However indicators of the level of financial regulation are an imperfect measure of the effectiveness of regulators and regulations. In particular, Australia and Canada had less ‘strict’ regulation than most other OECD countries and, as noted above, were among the few advanced economies whose banking systems did not require capital injection from the public sector. This highlights the importance of implementation.
Another explanation for the strong performance of the Australian and Canadian financial systems during the GFC is the restrictions on competition for corporate control in the banking sector in both countries (Macfarlane, 2009). Under this view, the effective protection from takeover or merger reduced the pressure on bank management to take bigger — and ultimately unsustainable — risks.
Nevertheless, it is clear that institutional and regulatory arrangements for the financial sector — following from both the implementation of the recommendations of the Wallis Inquiry and reforms following the collapse of HIH — were a key reason why the Australian financial system was better placed than those in many other advanced economies to cope with the global downturn.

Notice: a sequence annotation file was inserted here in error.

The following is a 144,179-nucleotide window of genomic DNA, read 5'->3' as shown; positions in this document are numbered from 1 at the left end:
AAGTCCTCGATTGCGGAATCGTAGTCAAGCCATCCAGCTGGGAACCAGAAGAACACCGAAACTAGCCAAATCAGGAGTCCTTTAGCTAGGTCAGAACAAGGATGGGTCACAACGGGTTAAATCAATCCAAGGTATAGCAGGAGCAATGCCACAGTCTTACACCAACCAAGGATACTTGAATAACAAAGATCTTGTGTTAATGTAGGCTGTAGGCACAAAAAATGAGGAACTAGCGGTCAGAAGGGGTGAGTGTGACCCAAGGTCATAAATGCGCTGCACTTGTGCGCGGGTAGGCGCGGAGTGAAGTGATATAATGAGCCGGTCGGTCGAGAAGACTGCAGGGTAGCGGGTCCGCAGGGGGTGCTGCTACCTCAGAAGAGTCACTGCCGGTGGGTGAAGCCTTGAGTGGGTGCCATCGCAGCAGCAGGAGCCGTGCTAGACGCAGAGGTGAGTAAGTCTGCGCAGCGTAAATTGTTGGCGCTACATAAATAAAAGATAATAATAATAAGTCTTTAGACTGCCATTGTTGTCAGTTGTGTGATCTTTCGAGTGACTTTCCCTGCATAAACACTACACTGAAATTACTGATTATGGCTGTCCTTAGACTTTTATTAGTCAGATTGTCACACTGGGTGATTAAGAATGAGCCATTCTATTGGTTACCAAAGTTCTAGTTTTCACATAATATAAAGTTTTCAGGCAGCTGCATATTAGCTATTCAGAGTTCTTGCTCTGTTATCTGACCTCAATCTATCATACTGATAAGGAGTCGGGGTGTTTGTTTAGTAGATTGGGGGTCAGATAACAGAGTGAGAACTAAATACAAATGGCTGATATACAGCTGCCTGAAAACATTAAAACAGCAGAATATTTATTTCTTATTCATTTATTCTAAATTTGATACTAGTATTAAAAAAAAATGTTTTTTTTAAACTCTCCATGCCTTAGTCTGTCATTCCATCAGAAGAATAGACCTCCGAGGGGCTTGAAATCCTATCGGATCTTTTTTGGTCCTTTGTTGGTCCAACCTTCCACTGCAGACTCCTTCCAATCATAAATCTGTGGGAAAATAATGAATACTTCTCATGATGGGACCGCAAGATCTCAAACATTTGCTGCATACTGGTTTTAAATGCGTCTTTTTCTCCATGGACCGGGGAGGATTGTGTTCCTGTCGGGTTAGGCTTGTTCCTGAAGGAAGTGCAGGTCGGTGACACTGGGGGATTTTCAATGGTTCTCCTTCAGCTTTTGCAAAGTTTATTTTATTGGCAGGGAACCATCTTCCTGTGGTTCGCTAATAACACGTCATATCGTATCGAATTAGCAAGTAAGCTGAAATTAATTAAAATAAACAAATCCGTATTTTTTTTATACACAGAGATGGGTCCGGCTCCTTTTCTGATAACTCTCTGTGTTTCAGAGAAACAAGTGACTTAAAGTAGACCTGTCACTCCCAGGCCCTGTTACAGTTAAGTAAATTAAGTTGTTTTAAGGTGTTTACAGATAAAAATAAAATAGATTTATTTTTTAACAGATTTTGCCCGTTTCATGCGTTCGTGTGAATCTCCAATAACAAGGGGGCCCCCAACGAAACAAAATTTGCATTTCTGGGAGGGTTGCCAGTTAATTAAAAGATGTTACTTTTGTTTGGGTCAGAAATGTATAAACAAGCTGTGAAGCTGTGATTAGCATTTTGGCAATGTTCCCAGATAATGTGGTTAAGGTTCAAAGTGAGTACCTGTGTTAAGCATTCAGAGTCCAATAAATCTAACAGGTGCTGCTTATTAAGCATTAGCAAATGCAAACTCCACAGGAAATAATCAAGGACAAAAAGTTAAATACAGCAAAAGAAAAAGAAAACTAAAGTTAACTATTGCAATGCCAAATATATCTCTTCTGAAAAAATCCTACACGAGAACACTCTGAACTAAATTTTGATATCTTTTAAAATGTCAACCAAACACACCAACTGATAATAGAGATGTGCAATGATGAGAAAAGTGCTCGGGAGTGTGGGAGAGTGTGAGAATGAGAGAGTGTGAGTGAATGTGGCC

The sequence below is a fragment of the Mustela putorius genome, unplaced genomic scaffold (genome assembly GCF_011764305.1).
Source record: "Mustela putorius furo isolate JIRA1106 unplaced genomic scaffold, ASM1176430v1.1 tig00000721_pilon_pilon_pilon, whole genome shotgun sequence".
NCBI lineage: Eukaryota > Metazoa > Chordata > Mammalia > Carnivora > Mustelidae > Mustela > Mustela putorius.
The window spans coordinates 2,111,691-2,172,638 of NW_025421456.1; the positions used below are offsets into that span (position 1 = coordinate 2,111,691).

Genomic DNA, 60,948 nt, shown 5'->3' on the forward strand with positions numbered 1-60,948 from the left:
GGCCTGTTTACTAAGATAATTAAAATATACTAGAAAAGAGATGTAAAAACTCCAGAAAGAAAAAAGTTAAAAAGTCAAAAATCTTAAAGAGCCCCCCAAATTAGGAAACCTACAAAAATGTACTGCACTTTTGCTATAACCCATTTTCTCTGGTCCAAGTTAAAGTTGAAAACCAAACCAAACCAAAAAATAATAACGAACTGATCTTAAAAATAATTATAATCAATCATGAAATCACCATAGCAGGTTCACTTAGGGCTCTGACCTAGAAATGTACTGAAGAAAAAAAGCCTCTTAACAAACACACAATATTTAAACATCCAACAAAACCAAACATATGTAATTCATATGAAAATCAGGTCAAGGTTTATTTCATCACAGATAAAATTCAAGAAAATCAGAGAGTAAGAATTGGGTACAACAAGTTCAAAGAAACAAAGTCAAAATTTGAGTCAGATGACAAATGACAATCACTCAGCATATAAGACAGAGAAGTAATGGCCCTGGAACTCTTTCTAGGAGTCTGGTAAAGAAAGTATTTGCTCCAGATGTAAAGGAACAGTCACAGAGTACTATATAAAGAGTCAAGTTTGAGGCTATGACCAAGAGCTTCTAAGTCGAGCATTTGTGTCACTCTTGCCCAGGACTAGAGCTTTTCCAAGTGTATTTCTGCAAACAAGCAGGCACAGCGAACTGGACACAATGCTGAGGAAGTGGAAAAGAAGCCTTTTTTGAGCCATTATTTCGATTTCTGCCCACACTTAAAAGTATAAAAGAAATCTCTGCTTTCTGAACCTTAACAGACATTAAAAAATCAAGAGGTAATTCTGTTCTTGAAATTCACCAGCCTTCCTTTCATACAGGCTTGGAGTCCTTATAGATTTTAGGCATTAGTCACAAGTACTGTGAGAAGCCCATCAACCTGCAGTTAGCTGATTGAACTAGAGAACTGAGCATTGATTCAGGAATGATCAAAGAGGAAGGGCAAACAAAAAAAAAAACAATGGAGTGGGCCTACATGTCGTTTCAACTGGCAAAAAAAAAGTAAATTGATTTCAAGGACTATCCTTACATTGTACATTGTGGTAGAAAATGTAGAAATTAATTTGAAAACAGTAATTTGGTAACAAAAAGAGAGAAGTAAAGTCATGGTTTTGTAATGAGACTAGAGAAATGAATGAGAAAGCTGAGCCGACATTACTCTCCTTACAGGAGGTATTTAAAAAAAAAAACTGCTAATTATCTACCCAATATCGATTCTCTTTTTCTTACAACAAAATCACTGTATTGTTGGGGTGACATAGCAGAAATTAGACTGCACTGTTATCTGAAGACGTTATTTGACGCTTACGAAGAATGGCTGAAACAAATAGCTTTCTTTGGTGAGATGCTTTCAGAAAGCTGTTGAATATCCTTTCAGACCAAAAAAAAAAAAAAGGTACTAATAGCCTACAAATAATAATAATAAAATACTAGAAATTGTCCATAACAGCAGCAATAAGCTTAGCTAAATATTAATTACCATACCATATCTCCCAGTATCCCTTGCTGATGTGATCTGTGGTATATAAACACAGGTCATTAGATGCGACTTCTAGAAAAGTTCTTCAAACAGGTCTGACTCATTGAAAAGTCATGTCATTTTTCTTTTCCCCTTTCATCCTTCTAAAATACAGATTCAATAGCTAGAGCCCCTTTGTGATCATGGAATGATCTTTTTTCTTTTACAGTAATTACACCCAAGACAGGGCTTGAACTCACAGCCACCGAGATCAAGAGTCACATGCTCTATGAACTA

Moreover, the sharp differences in experiences of countries with similar regulatory arrangements highlights the critical nature of supervisory practice and implementation, which in turn emphasizes the importance of the quality of financial regulators (Stevens, 2010). Australia’s experience during the global downturn strongly suggests that it has ‘benefited from years of rigid supervision by “better than world-class” financial regulators’ (Henry, 2011).
inancial policy response
Despite the strong state of the Australian financial system in the lead up to the GFC, the extent of disruption in global financial markets, combined with actions of other countries, meant that Australian financial institutions’ access to the wholesale funding needed to continue lending was sharply impaired.
Moreover, at the height of the GFC the sudden lack of liquidity in key financial markets — including short-term debt securities and foreign exchange markets — and the resultant greater volatility in markets, posed risks even for highly rated solvent institutions.